Tonight’s ATV London… in 1965 

3 January 2018

The TVTimes tells us what was on ATV in London on Sunday 3 January 1965. Things worth noting include:

The ITV companies were always in a bind about the weekends. Saturday was the big viewing night, pulling in large audiences… but fewer advertisers, since the shops weren’t open on Sundays and advertisers liked to speak to the decision maker and his wife (yeah, I know) the day before any shopping was done, to ensure their message was in her head when she reached the shops.

Sundays weren’t quite as big for viewers: people went to bed early with work tomorrow, kids had bath night which took both them and mum away from the TV set, and the predictable eating times for families in the three social classes (different for each one, but predictable) went to hell. All this made timing programmes and choosing the right ones for the right audience segments very difficult. But the advertisers were there in droves: tomorrow was a shopping day, and catching the decision maker and his wife (ugh) was seen as important as it was a chance to influence a whole week of purchasing.

On top of that, Sundays were the most highly regulated of all broadcasting days. There were large amounts of religious output expected from both the main TV channels; for ITV the 6pm to 7pm period (roughly) was closed to advertisers and to entertainment programming. The great and the good – MPs, newspaper columnists, the clergy – all used Sunday as a stick to beat television with, demanding ever more solid, upmarket and, frankly, dull programming to suit the tone of the day.

This leads to this type of schedule, one that looks more like BBC-2 in 1985 than ITV in 1965: a mixed bag of output designed, largely, to be as inoffensive to everybody – the viewers, the commentators, the advertisers – as possible.

  • Sunday starts with the morning service, generally produced by a company that had been covering a sports match in the area the day before. Once done, ATV closes down again and everybody there – including the transmitter staff, who simply power their mast down – goes for Sunday dinner.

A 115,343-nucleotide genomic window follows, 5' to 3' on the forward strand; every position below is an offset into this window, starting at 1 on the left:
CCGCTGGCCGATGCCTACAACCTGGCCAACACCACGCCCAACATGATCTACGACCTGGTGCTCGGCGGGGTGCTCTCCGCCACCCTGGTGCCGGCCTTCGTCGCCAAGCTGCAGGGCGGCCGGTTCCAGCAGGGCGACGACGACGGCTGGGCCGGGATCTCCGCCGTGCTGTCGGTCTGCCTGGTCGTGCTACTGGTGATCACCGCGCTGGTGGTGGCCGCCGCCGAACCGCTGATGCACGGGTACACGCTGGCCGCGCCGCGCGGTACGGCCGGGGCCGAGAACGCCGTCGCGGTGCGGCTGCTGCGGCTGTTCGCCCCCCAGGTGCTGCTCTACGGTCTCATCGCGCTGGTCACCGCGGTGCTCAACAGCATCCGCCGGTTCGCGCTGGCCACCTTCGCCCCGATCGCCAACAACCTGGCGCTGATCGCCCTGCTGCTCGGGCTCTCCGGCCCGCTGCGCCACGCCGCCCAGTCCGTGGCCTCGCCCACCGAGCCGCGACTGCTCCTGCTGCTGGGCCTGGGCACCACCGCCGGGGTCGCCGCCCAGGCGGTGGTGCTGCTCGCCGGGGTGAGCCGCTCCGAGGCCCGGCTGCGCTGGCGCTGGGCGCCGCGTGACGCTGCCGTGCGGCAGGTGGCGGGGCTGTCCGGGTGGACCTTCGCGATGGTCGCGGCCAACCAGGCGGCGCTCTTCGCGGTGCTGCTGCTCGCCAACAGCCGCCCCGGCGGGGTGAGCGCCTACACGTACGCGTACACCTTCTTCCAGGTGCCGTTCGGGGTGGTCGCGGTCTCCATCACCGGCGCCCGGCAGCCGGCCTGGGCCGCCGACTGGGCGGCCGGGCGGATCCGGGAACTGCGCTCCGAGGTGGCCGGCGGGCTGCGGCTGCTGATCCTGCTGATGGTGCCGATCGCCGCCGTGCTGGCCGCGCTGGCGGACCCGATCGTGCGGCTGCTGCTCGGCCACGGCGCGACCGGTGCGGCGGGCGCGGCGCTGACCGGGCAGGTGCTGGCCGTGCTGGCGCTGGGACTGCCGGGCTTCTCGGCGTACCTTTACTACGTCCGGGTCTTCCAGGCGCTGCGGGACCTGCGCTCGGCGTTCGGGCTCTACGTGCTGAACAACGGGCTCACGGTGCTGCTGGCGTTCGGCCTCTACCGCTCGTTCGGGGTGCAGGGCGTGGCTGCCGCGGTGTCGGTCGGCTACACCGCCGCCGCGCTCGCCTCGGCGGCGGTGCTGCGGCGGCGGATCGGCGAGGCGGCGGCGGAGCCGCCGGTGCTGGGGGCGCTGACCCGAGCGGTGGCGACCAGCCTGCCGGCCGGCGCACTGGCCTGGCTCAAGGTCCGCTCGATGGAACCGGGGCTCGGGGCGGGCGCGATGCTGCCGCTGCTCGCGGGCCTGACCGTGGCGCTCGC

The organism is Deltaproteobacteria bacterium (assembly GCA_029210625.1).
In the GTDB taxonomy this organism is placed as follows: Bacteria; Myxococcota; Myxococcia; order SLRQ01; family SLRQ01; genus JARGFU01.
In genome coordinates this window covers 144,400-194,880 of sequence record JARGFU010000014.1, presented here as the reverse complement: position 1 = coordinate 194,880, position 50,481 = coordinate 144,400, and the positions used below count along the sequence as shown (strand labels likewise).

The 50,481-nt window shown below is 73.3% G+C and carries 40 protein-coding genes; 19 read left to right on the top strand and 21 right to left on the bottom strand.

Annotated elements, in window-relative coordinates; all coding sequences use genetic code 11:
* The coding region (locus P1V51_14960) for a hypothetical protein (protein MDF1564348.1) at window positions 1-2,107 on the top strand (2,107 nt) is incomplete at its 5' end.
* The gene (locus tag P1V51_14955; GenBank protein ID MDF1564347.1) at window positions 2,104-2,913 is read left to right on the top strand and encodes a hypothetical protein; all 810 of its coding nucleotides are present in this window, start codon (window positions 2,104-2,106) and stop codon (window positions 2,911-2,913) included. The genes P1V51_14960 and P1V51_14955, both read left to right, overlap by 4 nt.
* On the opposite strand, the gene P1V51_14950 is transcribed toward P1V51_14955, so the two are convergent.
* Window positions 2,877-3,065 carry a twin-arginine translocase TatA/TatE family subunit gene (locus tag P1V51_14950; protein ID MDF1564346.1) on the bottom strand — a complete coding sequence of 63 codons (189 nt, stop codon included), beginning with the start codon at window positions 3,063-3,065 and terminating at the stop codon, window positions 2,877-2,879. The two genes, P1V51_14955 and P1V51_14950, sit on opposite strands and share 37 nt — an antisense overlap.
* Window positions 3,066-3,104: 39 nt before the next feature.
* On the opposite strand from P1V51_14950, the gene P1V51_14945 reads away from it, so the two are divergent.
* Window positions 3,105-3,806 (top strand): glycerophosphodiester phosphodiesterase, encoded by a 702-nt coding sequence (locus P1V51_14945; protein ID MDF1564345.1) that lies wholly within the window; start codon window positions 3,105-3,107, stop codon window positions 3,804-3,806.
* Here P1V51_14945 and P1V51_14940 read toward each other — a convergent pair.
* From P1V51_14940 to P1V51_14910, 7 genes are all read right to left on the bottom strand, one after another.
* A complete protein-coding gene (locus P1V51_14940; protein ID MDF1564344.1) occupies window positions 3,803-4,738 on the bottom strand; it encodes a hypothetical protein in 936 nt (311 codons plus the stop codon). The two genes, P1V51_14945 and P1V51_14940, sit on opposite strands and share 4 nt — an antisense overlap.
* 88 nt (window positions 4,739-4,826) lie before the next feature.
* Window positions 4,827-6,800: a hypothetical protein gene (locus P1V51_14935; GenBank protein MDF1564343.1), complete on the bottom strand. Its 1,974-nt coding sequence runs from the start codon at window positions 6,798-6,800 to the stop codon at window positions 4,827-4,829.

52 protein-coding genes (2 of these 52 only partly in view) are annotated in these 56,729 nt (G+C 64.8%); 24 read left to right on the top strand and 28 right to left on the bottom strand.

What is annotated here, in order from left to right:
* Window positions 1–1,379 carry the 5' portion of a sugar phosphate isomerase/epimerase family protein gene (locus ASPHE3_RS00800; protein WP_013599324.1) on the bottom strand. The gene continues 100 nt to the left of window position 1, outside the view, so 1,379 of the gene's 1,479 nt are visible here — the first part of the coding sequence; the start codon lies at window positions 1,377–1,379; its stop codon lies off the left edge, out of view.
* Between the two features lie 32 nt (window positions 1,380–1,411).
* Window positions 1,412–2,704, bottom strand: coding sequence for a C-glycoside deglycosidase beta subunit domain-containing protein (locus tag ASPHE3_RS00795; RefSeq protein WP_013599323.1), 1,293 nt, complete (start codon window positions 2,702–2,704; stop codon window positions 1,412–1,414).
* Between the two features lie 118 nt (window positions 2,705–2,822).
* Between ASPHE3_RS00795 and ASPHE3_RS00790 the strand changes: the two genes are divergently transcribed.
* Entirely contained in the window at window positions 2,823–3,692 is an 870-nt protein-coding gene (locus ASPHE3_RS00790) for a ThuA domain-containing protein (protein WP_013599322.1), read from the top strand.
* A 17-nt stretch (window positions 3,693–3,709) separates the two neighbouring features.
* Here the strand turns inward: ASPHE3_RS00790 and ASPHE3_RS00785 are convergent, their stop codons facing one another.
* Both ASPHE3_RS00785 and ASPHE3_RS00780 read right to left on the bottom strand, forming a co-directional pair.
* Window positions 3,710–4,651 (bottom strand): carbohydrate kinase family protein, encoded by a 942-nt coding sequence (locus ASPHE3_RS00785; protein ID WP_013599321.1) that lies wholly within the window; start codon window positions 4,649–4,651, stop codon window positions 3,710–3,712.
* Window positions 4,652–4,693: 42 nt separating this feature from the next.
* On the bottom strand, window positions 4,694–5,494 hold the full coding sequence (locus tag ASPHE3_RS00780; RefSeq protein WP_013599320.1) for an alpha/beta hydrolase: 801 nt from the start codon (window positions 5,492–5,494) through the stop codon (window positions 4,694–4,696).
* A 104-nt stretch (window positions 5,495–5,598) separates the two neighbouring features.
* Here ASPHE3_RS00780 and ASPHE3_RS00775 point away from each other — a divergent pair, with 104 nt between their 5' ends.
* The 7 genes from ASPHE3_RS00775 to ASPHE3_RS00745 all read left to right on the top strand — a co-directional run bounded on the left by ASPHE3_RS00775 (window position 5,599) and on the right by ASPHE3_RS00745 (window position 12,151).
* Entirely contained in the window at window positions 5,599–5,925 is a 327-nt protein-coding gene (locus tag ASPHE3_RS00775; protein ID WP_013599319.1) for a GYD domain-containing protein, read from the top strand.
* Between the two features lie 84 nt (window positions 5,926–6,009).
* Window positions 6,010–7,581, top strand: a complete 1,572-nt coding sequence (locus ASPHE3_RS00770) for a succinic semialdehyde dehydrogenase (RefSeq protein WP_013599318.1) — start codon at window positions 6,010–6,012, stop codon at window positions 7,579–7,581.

• We’re back at 2.18pm, which is actually 2.15pm plus the formal start-up sequence, for some adult education – imagine having a COMPUTER in your office! – then the news and ABC Weekend’s arts programme Tempo.
  • Our first go at entertainment is Sea Hunt at 3.15pm. This series was produced for syndication in the US, the three networks having shown no interest in the format, and ran for 4 seasons, finishing in 1961.
  • At 3.50pm ATV brings us what might be the ultimate in Sunday matinee movie: 1939’s Wuthering Heights with Laurence Olivier and Merle Oberon. I find the film, like the book, overwrought, but it makes it to 73 in the American Film Institute’s 100 Years…100 Movies all-time-greatest list, so what do I know?
  • Something for the kids at 5.35pm: the exciting adventures of Stingray. This episode was the tenth to be made, but ATV showed the series in any old order across its two regions. Nevertheless, it does appear to be premiering here.
  • After the news at 6.05pm, the “closed period” kicks in: an hour or so of mandatory religious programming, which starts with a programme aimed at the children caught by Stingray, moves to teenagers with ABC Weekend’s The Sunday Break and finally hits the adults, first in the pocket at 7.05pm and then with hymns at 7.10pm.
  • A 90-second news bulletin at 7.25pm takes us into the second live action television entertainment series of the day, The Saint. This is episode 13 of the third series, and premiered on ATV Midlands on New Year’s Eve.
  • The two big-hitters of the night follow: the Palladium, aimed firmly at the working class viewers, followed by Armchair Theatre, aimed just as firmly at the middle classes.